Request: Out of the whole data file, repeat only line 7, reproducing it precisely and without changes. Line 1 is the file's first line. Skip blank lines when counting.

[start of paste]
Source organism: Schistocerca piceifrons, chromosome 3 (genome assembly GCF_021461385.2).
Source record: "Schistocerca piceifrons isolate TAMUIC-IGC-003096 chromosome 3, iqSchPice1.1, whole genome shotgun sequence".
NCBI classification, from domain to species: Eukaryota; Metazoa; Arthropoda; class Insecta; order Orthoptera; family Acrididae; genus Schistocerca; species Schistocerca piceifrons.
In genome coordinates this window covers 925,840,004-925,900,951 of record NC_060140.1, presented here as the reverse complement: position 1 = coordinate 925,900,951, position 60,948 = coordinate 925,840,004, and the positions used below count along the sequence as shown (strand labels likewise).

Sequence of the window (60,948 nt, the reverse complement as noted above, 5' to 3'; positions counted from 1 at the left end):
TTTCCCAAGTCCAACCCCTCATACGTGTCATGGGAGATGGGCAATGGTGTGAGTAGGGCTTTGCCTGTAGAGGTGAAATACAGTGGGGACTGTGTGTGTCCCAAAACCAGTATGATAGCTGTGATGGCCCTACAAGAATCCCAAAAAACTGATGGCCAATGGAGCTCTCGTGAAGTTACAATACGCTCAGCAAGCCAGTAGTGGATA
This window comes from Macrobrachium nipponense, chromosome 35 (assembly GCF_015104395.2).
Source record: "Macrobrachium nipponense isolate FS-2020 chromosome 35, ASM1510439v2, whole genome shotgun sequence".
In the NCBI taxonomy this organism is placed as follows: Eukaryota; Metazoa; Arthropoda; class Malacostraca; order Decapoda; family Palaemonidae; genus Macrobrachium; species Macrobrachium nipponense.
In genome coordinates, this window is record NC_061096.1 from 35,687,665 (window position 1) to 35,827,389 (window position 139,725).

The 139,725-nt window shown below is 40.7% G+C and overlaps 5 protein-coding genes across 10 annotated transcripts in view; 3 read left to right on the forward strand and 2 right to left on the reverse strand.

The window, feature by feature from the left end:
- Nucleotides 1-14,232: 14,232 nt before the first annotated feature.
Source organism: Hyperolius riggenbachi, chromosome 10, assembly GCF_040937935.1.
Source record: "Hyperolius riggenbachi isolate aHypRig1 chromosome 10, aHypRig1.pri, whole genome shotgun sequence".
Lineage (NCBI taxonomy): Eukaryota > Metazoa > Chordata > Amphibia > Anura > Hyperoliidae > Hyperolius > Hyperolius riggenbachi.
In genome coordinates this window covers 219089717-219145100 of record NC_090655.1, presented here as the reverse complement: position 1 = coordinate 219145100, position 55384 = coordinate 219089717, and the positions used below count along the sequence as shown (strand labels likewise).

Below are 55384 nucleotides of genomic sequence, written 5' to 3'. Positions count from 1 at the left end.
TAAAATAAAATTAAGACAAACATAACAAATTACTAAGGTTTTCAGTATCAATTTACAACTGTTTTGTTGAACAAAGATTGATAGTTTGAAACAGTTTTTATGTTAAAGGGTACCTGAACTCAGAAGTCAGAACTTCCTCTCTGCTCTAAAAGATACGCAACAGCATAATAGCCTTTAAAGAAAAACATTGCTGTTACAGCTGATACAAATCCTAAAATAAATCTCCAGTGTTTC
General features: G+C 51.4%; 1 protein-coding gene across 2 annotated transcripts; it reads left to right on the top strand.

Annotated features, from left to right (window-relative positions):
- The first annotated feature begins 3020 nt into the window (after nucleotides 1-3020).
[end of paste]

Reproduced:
This window comes from Macrobrachium nipponense, chromosome 35 (assembly GCF_015104395.2).